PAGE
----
Yeah, we do see quite a few applicants always more than spots we have available, we are actually in the middle of interviews right now. We have 45 spots per cohort. And we've already interviewed, gosh, maybe 25,20, 25, maybe even 30. applicants, and then we have several more interview days scheduled. So it's, it's nice for us because we kind of get to pick the cream of the crop, but you know, harder for applicants because they don't all get in on their first try. So, you know, that hasn't hasn't been an issue at this point. You know, we haven't really been having to go out and market and, you know, talk to students about why they should choose OT, which is something that we certainly do, but not necessarily because we have to.


Bethany Darragh  18:49  

Right? It's an interesting field, not often when you're out in public and someone asks what you do, and you say, I'm an occupational therapist, do they know what you're talking about? I still, you know, that's a joke that we've always laughed about. We've made T shirts about, you know, forever. But it still seems like people don't really know. But you know, little by little, a couple of people will say, Oh, I know someone who got ot, you know, which makes our job really hard when we're in the schools and teachers still don't really understand what we're there for. Or Yes, and even sometimes we'll get parents with a very specific idea of what we do come in for private practice and, and, and not fully understand what it's going to be. So I'm excited for just more OTS out there and more people wanting to be OTS.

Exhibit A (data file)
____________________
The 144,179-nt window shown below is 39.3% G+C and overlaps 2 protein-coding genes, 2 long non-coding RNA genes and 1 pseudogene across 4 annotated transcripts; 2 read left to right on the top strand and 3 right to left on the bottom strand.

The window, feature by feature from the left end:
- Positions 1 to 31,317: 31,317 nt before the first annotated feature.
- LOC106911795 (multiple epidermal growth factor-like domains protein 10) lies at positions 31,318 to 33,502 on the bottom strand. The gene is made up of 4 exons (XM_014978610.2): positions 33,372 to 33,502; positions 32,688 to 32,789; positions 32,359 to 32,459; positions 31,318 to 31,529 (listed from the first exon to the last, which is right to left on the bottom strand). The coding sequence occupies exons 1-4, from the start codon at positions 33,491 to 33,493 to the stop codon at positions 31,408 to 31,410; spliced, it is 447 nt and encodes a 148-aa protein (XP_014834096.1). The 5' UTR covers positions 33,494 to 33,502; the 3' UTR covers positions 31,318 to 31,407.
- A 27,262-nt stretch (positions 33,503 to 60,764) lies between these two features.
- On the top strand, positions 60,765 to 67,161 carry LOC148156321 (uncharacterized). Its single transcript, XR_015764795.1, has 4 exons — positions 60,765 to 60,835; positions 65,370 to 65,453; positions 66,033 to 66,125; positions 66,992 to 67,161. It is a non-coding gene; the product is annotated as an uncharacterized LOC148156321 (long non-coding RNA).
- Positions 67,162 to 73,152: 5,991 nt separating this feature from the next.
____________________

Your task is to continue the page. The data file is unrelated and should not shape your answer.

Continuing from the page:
Brennan Barber  19:43  

Along those lines, I guess a broader healthcare question. You know, are you seeing globally more demand for OT at this point in time. And you think that the rate of applicants students, I guess really students coming out of school like is keeping up with that demand? 


Mallory Rosche  20:03